I'm wondering what is the maximum number of USB devices the Linux kernel can manage? Does this depend on the root-Hub or something else, too?
Is there a way to increase this maximum number?
I need to do this, because I've ran into problems while trying to write to a large amount of USB sticks. To do this, I have a setup as follows:
There is 1 computer running Ubuntu Linux, with 3 (active) HUBs attached to 3 USB ports of this machine. All of those three HUBs are 7 port HUBs. To 6 of those 7 ports, more HUBs are attached. This gives me the number of 3 * 6 = 18 HUBs in the "second" layer. Each of these HUBs is an active 7 port HUB, too. There is a USB stick attached to every port of those second layer HUBs. In total I have 126 USB Sticks connected to the computer.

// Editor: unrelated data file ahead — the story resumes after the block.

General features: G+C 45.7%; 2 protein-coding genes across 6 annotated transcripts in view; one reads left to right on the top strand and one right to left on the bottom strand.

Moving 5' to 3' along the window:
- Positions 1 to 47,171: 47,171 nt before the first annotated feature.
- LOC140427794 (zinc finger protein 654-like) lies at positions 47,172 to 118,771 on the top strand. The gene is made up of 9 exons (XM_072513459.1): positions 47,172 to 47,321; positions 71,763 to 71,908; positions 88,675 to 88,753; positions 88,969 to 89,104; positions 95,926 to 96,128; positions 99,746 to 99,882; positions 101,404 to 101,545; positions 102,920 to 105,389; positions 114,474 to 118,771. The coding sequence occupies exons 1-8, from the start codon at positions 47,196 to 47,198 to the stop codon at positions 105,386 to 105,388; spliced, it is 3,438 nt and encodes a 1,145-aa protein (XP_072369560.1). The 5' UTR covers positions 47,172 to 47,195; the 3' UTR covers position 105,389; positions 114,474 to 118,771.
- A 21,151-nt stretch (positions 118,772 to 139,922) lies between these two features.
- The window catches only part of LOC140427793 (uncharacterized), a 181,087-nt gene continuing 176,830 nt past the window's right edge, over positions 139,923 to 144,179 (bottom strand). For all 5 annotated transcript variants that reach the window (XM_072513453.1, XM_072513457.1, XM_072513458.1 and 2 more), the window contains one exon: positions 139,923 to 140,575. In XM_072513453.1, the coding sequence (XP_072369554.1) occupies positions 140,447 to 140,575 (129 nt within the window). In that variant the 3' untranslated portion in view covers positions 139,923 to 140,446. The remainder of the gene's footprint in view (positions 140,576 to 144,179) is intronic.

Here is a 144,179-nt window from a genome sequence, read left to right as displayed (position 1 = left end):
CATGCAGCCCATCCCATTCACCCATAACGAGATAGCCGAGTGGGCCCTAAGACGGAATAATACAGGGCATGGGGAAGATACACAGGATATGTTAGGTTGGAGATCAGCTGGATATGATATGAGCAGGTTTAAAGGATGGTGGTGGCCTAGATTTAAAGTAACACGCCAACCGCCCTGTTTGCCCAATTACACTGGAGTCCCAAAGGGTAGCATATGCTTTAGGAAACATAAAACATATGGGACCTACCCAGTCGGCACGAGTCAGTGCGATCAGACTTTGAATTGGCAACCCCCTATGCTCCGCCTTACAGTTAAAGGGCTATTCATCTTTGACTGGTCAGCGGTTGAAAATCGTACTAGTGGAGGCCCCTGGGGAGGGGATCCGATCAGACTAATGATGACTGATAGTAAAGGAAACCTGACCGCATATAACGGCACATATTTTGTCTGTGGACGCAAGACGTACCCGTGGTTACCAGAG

I have a script that searches for all USB disk devices (through listing /dev/disk/by-path/ ). Each of the USB disk devices is then first partitioned, written to using cp and then made bootable using syslinux. This is NOT done in parallel!
The problem: I only get 105 USB disk devices using
ls -la /dev/disk/by-path | grep usb | grep -v part | wc -l
The LEDs of the sticks in 3 rows (one row corresponds to one HUB in the second layer) are off, too.
How do I get all of those sticks to work? (Or possibly even more?)